A couple of weeks ago, Ponder and her band celebrated the release of its six-song EP, Blow Out the Sun, for a packed German House Theater. Now Blow Out the Sun gets another local airing at 6 p.m. Feb. 26 at Record Archive Backroom Lounge, 33⅓ Rockwood St. The show is free.

Blow Out the Sun shows the band has the R&B groove, and Ponder has the soul pipes. That’s particularly evident on “Floating,” a soaring love ballad set to a reggae beat, Ponder’s voice accompanying itself with echo effects. She’s even more of a soul chanteuse on “Learn How to Love.” And the title track has a little of that as well, as Ponder sings, “She’s got the power in her walk, the way she moves, the way she talks, she’s got the power in her hand, it’s good enough to put you in a trance.”

Yet that song also represents what Blow Out the Sun is really about. Personal empowerment and social conscious. And that’s where Ponder has found her voice.

While with Black August, the Rochester native left town for law school at Northwestern University. When she returned, it was to work as an attorney in a law office, helping out people who were unable to cope with a legal system that’s increasingly come under criticism for its heavy-handed approach with poor and disenfranchised minorities. Her 2009 song “Criminalized” charged the judicial system with targeting black, inner-city young people through vaguely defined concepts such as “probable cause” and “reasonable suspicion.”

The six songs of Blow Out the Sun don’t come off as that heavy. But while the message is presented with more optimism, the idea is the same. Ponder’s tough-sounding vocals on “Three Word Revolution (I Love Myself)” is a defiant call to self worth. That title track feels custom built as a room-shaking anthem for women in the audience.

“We Live” is a call to social revolution, which “ain’t gonna be so funny, when we’re knocking on the front door. One day we gonna rise up, children of the sunlight, speaking truth to power.” As Ponder insists, “Fear ain’t the way to live.”

The collection is marvelously consistent, but the two standout songs here are the title track and the complex, closing “Working.” It isn’t a call to social revolution, but a personal revolution. For those who are “working for the man” and living from paycheck to paycheck, where “eight hours they say will take the bills away.”

Your job doesn’t define you, Ponder insists in “Working” with an increasingly gospel urgency, until she flatly utters the line, “I quit,” and the song suddenly blossoms. “One thing is for sure, you were made for so much more,” Ponder sings. It’s the kind of joy that Sly and the Family Stone once delivered. “Live your life,” Ponder urges. “Live your life.” - Democrat and Chronicle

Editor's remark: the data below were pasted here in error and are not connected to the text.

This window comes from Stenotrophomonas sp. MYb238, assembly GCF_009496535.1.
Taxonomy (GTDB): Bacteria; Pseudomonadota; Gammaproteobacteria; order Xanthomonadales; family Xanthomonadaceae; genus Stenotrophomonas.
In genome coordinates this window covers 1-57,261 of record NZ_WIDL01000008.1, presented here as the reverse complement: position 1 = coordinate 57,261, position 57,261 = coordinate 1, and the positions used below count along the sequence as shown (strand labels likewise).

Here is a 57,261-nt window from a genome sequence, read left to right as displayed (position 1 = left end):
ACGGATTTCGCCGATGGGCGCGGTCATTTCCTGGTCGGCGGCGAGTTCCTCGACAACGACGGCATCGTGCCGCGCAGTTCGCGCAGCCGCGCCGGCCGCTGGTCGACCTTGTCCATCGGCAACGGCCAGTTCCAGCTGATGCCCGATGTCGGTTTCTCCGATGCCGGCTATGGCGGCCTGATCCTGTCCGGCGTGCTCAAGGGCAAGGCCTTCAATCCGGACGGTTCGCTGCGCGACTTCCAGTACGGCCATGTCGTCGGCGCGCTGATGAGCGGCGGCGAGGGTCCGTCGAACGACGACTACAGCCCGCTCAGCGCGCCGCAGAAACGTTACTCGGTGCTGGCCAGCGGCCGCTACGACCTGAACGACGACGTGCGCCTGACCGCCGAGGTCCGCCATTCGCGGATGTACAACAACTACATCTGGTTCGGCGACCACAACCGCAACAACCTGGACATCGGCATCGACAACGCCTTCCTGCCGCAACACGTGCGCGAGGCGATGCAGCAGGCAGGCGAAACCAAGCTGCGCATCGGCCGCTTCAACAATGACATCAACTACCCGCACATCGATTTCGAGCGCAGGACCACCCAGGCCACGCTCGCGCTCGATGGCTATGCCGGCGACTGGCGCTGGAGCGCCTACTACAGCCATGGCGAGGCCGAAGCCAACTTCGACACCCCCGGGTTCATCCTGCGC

"First Listen: "We Live" to hear more from Danielle Ponder"

The art form that trumpeter Nicholas Payton calls Black American Music is rooted in struggle, protest and validating the affirmation of black humanity in all of its manifestations. That fact often escapes the masses until someone like Beyonce provides evidence of that fact in living color. Then there are artists such as Danielle Ponder, the fire breathing vocalist and a native of Rochester, N.Y., who fronts a funk band called Tomorrow People.

Ponder’s vocals combine the spirit of the church with the speak-truth- to-power assertiveness of a movement leader. She could be the musical progeny of Nina Simone and Gil-Scott Heron, and her seven track EP is an audio that shows that soul music is still a musical platform for black power and black pride. All the tracks are top flight, but give a close listen to “We Live.” We think you’ll like it.

By Howard Dukes - Soul Tracks

"9/9/16 – Danielle Ponder at the Little Theater with Susanna Rose"

Danielle Ponder is a one of a kind act, and her dedication to social justice, both in her day job as a public defender and her stage persona (which makes her sound like a superhero, which she very well may be), makes her truly special. Ponder and the Tomorrow People put on an entire show like a sermon, a rousing call to action, with the Little Theatre’s screen behind them.